Suitability of the ministers. In the opinion of a majority of the Jewish public (56%), Lapid is not suited to serve as finance minister. Especially surprising is the finding that even among voters for his own party, Yesh Atid, opinions are divided, with an edge for the negative assessments: 50% think he is not suited compared to 42% who think he is. As for Tzipi Livni’s suitability for her designated role as coordinator of the negotiations with the Palestinians, the public is almost evenly split, again with a tilt to the negative: 46% see her as suited for the role while 50% do not. Here, unlike in Lapid’s case, Livni’s own voters stand behind her: 96% of them say she is suited to be in charge of the negotiations, apparently indicating why they voted for her in the first place.

Obama and Israel. At present, a majority of the Jewish public (51%) views President Obama’s attitude toward Israel as neutral, although there has been a certain increase in the rate of those who see him as friendly toward Israel compared to the past (from 29% in April to 36.5% today). The only two parties where a majority of voters see Obama as friendly toward Israel are Meretz (59%) and Labor (54%). The overall rate of Jewish Israelis who think Obama is more pro-Israel than pro-Palestinian also rose slightly from 14% to 18%, while the rate of those who believe he is more pro-Palestinian decreased from 31% to 23%. However, on this question as well, the most common answer, as in the past, is that Obama’s stance toward the two sides is balanced (52.5% at present compared to 47% in the past). An especially large proportion of Habayit Hayehudi voters view Obama as more pro-Palestinian (46%).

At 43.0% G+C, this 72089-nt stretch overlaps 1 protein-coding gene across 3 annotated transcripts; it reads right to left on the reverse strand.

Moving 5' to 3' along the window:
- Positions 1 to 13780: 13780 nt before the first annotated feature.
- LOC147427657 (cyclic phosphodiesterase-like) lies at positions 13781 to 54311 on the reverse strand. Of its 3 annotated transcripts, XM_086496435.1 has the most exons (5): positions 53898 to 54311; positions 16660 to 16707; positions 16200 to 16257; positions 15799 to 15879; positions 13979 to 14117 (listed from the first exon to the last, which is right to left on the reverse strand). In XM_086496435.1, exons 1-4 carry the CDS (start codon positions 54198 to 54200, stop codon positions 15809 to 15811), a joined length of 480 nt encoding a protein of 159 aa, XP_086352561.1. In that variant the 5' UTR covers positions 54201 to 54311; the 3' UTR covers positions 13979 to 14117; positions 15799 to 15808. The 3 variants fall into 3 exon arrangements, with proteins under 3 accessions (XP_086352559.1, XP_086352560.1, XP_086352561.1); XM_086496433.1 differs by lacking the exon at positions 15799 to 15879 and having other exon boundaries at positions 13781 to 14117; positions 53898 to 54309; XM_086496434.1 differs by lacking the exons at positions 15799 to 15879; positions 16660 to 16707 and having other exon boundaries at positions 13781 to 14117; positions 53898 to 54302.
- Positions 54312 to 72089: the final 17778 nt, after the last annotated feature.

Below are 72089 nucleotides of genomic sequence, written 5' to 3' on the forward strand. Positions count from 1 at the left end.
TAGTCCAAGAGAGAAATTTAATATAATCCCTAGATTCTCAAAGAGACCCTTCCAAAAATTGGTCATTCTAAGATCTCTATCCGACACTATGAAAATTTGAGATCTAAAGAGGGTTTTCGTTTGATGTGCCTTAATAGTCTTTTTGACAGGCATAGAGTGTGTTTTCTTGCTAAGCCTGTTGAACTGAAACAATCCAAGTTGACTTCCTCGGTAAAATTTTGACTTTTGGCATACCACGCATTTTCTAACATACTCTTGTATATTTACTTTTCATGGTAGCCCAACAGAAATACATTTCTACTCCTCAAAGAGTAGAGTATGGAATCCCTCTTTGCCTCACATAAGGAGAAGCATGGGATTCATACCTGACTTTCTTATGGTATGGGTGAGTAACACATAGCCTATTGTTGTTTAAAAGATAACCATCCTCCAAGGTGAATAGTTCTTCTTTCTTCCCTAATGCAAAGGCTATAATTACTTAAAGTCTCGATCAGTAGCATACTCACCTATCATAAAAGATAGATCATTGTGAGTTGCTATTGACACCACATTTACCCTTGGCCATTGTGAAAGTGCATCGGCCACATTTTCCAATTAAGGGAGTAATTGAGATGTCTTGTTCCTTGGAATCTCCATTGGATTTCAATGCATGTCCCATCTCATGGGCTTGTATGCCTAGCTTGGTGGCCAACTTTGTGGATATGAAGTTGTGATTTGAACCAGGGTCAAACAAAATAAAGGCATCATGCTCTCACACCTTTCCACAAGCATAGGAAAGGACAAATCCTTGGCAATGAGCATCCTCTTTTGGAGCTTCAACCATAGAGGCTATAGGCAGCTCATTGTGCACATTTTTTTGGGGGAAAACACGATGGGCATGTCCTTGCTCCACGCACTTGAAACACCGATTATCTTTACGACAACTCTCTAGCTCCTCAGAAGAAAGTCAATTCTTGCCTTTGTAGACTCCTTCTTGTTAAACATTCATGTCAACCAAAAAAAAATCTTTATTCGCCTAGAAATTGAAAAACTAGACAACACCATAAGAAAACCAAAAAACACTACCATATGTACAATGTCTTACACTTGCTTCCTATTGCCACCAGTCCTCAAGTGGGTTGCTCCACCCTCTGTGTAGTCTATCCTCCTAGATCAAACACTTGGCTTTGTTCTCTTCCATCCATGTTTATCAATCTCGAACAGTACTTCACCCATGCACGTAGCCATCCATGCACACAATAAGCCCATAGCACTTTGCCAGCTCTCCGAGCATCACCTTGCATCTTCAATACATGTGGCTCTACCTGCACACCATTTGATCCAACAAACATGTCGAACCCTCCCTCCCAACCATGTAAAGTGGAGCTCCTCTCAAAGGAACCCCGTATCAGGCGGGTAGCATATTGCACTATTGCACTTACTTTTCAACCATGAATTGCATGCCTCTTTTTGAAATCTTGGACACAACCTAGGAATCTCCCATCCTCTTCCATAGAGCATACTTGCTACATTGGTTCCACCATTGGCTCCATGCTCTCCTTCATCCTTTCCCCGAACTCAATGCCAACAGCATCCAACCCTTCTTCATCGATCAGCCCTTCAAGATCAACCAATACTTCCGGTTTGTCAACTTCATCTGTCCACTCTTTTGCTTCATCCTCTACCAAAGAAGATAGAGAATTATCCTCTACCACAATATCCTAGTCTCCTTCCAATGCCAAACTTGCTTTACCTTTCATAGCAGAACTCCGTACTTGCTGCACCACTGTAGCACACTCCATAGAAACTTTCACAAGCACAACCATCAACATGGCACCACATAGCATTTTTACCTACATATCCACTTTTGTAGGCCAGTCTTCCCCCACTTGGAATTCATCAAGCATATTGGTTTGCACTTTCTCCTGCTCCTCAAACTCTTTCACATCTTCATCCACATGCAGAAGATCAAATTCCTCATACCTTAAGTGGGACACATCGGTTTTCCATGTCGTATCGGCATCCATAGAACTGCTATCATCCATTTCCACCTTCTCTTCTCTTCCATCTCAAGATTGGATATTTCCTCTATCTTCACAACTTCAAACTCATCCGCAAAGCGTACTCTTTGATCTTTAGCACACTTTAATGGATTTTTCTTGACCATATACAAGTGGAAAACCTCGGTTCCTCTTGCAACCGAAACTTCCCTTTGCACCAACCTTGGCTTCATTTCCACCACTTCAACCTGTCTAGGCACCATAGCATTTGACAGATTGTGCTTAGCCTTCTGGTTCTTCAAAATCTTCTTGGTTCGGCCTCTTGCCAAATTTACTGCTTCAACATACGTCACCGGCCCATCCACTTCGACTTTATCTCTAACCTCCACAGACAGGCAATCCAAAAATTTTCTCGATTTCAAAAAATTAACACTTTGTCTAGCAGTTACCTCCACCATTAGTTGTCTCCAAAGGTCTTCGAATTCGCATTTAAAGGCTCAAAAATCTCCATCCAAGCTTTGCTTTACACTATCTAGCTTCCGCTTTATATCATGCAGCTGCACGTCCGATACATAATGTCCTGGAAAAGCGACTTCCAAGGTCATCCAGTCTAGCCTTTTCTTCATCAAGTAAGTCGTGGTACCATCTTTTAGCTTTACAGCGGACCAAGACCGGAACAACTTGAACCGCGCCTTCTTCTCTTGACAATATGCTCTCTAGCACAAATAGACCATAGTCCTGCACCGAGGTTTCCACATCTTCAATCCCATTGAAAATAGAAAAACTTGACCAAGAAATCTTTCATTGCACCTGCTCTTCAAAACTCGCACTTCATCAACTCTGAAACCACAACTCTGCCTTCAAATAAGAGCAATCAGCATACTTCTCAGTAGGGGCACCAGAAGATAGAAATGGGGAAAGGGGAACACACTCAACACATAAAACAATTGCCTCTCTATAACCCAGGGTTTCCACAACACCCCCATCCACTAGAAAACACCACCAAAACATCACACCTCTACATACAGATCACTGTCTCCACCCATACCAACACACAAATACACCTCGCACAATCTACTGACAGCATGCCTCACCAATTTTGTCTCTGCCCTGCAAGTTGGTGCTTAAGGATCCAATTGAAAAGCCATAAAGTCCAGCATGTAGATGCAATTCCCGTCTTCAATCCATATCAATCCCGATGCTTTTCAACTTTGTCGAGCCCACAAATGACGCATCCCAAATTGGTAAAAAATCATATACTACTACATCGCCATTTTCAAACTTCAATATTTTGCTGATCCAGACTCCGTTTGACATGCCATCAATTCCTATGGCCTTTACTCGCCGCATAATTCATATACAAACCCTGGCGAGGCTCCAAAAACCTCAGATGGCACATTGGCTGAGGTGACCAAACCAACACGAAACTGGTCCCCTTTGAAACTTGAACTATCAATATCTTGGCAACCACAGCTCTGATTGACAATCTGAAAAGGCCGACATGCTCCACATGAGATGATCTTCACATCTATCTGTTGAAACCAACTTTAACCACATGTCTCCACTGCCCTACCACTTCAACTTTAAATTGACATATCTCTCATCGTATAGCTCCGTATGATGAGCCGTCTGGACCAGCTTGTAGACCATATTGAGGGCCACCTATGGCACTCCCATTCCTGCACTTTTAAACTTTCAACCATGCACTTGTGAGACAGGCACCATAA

Can Obama be trusted? A more significant positive change has occurred in of the extent to which respondents believe that Obama can be trusted to take Israel’s interests into account and to safeguard those interests. In the past, a large majority of over two-thirds thought Obama could not be trusted in this regard. Today, while 53.5% still think he cannot be trusted, 45% do rely on him to take into account and safeguard Israel’s interests. A segmentation of the responses on trust in Obama by voting in the latest elections shows considerable disparities even among voters of the center-left parties, although the majority in all of those parties sees Obama as trustworthy (Meretz 86%, Labor 79%, Hatnuah 72%, Kadima 57%, Yesh Atid 53%).

Expectations of the visit. A majority of the Jewish public (51% vs. 35%) thinks Obama would not have come to Israel unless it was agreed in advance that the visit would have some sort of significant result in terms of softening the positions of the Israeli and Palestinian sides. The rate who agree with this assessment among Meretz voters—73%—is exceptionally high. Nevertheless, a large majority of the Jewish public is not optimistic about the outcome of the visit, with 62% seeing Obama as lacking the ability to bring about a real breakthrough in relations with the Palestinians. Voters for Labor (74%) and for Kadima and Hatnuah (67% each) are especially optimistic that the visit has the potential for change. Meretz voters are skeptical at 50%, while voters for Habayit Hayehudi and Shas do not believe that the visit has a chance of bearing fruit at all—with 22% and 12% respectively.